GoCritic! Review: Headprickles and Sierra, two facets of laughter
– In our first Animest story, Vlad Marina selects two hilarious films from the Short Competition section
The opening screening of the Animest Short Film Contest is expected to come with a variety of stories, themes, and aesthetics. There were films about alienation and the loss of love (Felix Reineckerit is Migrator birds, Shi-Rou Huangit is girl in the water), political metaphors (Phoebe Wangit is fish eyes, Elizabeth Hobbs‘ The beginner), animated documentaries (Tsunami Girl by Leo Compasso, Carlos Balseironsa, Antonio Balseiro and Emiliano Rodriguez Nuesch), pastoral fables (Tomar Olletchit is Boy), experimental poems (Aggie Pak Yee Leeit is beauty and the beasts, Zhiheng Wangit is The patient’s mind), utopias (pink noise by Ulysse Lefort, Martin Wiklung and Arthur Lemaitre) and dystopias (Marta Pajekit is Impossible figures and other stories I). However, only two shorts tried – and succeeded – to make the audience laugh out loud. They did it in different ways, without necessarily being lightweight.
The first of them is Mechanic Katarzyna quills, which could best be described as a series of nonsensical sketches describing the events of an (extra)ordinary life, events which are then twisted to unlikely – and quite amusing – results. An emerging Polish director and animator, Miechowicz has already shown an affinity for Kafkaesque montages in her previous short film crumbs of life (2020), equally blending the everyday and the critically acclaimed surreal. With Quillswe can say that its formula has matured well.
In terms of animation style, the film favors strong colors, low detailed backgrounds, unusual angles, rough 2D movements and often distorted shapes. It’s all not clear from the outset: the opening landscape is designed rather naively, with dewy hills, roughly sketched trees, and a childishly drawn sun. As soon as the ethereal music stops, however, we zoom out and the landscape reveals itself ominously like the eyes of a weary nun, with the sun as an eyeball. More such vignettes follow: a martial arts guru seated in his narcissistic studio, surrounded by portraits of himself, is interrupted in his contemplation by the fall of one of the images; a woman in a grocery store spends several seconds deciding to buy a single banana; a surreal oversized businessman discovers living (and singing!) kernels inside the fruit he’s eating, only to throw them away, unimpressed. And, perhaps most strikingly and absurdly of all, a centaur inserts coins into an empty claw machine, then struggles to pick up a nonexistent object.
There is a fundamental futility in these characters and their actions. Their world is deterministic, meaningless, with passive actors obeying predetermined and arbitrary laws. Why, then, do we find it funny? Maybe it’s because everyone seems so accepting of their fate that they achieve an almost zen-like tranquility. Not caring about the absurd is, in itself, absurd, and therefore ultimately liberating. Katarzyna Miechowicz certainly takes Camus’ advice seriously and imagines Sisyphus laughing.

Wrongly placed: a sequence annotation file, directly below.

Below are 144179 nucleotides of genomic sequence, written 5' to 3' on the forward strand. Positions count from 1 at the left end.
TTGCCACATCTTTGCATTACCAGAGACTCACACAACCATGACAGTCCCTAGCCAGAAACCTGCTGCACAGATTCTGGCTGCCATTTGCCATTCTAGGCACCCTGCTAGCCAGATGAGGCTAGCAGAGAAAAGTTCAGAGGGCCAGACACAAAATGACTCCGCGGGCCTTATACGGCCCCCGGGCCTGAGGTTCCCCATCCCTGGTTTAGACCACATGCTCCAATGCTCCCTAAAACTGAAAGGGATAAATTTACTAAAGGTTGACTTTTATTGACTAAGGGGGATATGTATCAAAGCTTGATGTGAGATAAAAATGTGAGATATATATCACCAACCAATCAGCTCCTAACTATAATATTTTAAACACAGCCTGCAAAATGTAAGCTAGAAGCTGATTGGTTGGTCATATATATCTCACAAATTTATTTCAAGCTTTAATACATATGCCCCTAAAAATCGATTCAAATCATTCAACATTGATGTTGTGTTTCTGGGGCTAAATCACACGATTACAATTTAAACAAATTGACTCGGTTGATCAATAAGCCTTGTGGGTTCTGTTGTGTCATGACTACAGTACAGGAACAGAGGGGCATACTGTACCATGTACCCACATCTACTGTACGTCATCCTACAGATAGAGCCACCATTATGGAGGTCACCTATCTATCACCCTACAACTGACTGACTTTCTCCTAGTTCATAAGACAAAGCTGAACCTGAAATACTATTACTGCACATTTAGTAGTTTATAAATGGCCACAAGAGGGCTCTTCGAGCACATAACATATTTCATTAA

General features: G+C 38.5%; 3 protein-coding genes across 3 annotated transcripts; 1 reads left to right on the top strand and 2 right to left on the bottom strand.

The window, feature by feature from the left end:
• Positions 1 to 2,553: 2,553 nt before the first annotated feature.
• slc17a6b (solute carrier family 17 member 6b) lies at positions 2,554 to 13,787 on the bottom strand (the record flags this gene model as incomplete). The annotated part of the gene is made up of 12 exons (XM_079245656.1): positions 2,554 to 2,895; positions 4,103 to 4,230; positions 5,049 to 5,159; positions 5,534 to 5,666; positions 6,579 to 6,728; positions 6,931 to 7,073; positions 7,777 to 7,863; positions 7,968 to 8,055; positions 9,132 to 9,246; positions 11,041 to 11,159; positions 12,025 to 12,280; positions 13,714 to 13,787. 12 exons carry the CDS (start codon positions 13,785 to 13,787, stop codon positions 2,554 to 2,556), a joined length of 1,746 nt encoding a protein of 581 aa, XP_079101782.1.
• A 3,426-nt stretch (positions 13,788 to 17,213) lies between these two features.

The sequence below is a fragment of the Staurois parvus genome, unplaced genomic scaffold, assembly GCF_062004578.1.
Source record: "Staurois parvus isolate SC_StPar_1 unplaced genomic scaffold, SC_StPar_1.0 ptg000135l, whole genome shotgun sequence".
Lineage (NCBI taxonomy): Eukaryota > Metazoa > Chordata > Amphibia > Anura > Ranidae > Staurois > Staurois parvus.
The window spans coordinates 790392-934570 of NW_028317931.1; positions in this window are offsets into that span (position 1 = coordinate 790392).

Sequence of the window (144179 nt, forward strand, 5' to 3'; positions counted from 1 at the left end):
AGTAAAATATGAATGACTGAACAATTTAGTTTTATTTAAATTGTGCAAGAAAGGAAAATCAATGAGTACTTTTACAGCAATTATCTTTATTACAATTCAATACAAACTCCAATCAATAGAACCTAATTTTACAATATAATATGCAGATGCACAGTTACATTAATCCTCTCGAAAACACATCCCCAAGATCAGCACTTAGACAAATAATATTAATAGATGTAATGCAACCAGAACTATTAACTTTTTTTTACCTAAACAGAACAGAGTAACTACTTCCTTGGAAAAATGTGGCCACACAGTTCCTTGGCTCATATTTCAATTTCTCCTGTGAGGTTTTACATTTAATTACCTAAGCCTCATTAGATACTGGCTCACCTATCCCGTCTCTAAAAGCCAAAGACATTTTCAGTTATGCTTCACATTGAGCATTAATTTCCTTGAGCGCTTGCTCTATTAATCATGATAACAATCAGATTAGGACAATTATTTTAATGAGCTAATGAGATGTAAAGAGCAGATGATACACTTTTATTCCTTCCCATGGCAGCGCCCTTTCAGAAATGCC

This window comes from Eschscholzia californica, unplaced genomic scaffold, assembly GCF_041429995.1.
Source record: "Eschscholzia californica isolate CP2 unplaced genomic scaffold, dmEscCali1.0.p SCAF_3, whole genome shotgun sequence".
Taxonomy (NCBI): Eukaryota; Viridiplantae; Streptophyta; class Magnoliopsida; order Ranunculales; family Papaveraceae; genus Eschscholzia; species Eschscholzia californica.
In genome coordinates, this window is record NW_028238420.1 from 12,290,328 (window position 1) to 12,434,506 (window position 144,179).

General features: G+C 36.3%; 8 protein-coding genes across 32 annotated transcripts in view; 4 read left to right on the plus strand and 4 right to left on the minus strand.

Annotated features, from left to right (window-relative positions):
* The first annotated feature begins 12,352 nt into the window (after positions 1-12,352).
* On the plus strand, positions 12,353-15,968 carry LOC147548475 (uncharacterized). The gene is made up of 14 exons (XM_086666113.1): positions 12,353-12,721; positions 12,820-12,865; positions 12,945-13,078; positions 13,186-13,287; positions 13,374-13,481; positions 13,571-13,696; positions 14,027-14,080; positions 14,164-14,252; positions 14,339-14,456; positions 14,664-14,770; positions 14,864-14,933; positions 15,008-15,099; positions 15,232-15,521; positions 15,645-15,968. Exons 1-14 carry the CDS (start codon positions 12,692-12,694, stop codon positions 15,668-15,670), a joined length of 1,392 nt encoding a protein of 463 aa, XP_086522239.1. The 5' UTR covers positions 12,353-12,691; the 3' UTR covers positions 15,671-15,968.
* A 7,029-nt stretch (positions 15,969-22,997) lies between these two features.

By comparing, Sierrathe latest short from the established Estonian animation filmmaker Sander Joon has quite a different approach to humor and, for that matter, to life. Having already won several awards at the time of its Animest screening, the film stands as a warm yet ironic parable about parents’ desire to see their children follow in their footsteps.
Here we have a father – inspired by Joon’s – who has always been passionate about racing cars. He is seen working in the garage, sporting a strict mustache, a permanent cigarette in the corner of his mouth and a blue work suit, quietly dreaming of converting his disinterested son. To do this, he decides one day to take her on a real race, but, of course, things don’t go as planned.
Using this simple but effective scenario as a backbone, Sierra manages to establish both a dynamic rhythm that keeps us invested in the course of events, and a carefully controlled nostalgic vibe that functions as a potential spark for our personal and cultural associations, facilitating our emotional involvement. The colors are simple and bright, the character and item designs are still playful (oversized round faces, racing cars with five pedals and six headlights), and the overall environment is lively and accomplished enough to feel like a world to full share.
The race itself is quite spectacular. Like in the old cartoons, the laws of physics are exuberantly broken, with photographers rolling down the track and keeping pace with the cars, a team of frogs managing to get a tire moving and two drivers able to pull one last – second victory while their car and their bodies are on fire. Taking into account the careful editing and the groovy soundtrack, the end result is a rather intense and moving ballad, whose bittersweet ending shows that even the delicate subject of parental mistakes and their potentially traumatic effects can be approached with franchise.
Whether Quills’ laughter is existential and sarcastic and Sierra’s is, on the contrary, lively and compassionate, both are undoubtedly memorable, making the films strong contenders for an award in their section.